Peter Pan was initially created as author J.M. Barrie’s tribute to the five Llewelyn Davies boys, who Barrie had known from infancy and became his adopted sons after their parents’ death. The story we have all grown to know and love evolved out of Barrie’s dramatic play with the three middle boys, Peter, Michael, and John, and is a celebration of all things childhood. Peter Pan debuted on the stage in 1904. While the play was an immediate hit in London, Barrie could not stop editing and evolving the story even after it had opened (a rarity in the theater where shows are typically set by opening night). The process Barrie underwent to write Peter Pan mimicked how children adapt and change stories as they play.
This poem was created by Harrison Winrow with help from the company of PETER AND THE STARCATCHER and read by the full cast at assembly on March 25th. Created with and inspired by words from the show, we hoped it would give our school a taste of the story. By popular demand we include it here. You can also read it in our program when you come see PETER AND THE STARCATCHER. Either way, enjoy. Continue reading
There’s no denying it– Shakespeare’s The Comedy of Errors is pretty confusing. Two sets of twins lead to mistaken identities and everyone (characters and audience alike) ends up a little lost. Our production makes things more confusing because almost all of the actors play more than one role. And to add one more layer to the production…all of our actors are playing actors in a theatre troupe that is putting on The Comedy of Errors (anyone who can guess why we made this choice will earn my undying respect for all time). When the theatre opens before each performance, you will have the opportunity to see the troupe warm up, set the stage and may even get a chance to take a picture with them in The Comedy of Errors photo booth. Continue reading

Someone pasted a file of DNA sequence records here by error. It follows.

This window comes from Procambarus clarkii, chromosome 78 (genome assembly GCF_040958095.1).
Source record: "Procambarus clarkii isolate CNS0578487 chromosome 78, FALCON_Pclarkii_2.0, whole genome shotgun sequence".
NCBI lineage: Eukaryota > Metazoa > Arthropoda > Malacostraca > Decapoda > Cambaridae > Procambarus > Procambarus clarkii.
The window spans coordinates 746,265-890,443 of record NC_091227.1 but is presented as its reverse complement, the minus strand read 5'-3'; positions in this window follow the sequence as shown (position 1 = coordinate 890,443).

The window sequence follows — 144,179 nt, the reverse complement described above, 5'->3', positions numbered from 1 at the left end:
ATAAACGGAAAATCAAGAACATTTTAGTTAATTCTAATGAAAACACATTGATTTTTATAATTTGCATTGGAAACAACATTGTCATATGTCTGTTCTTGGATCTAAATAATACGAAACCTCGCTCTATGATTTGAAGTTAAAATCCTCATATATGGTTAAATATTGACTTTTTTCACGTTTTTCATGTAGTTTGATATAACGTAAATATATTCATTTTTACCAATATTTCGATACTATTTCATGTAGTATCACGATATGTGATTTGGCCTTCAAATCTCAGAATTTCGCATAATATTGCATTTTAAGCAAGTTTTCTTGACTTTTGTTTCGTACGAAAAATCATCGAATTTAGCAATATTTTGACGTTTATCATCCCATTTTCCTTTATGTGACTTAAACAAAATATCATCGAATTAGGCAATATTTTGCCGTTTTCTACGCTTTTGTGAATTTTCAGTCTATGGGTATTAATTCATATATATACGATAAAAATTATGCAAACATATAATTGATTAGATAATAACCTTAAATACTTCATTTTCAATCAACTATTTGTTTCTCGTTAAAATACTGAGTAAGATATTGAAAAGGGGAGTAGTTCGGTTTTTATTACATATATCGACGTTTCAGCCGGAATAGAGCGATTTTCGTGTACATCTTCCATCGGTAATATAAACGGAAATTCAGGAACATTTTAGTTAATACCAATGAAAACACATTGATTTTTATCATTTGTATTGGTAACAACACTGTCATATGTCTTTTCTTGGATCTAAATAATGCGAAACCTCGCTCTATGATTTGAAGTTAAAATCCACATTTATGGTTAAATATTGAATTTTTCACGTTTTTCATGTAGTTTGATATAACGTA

I mentioned collaboration in my last post. This is, truly, one of my favorite parts about being a theatre person. Tech Week for The Comedy of Errors began on Saturday and the power of collaboration was on full display.
For weeks the actors have been rehearsing, the technicians have been building the set, and lighting designer Charles Raffetto and Costume Designer Ashley Tyler have been creating unique looks for the show. While we were working separately all of us had our eyes on the same prize: creating a cohesive, outlandish, ridiculous production of Shakespeare’s The Comedy of Errors. Our job was to stay true to Shakespeare and his influences, while bringing something new and fun to the table. Yesterday we got to see if our individual work came together in all the right ways. Needless to say, when I saw Ashley Tyler’s costume designs on the set Charles Raffeto designed, with the lights hung by tech theatre students, I did another happy dance. Continue reading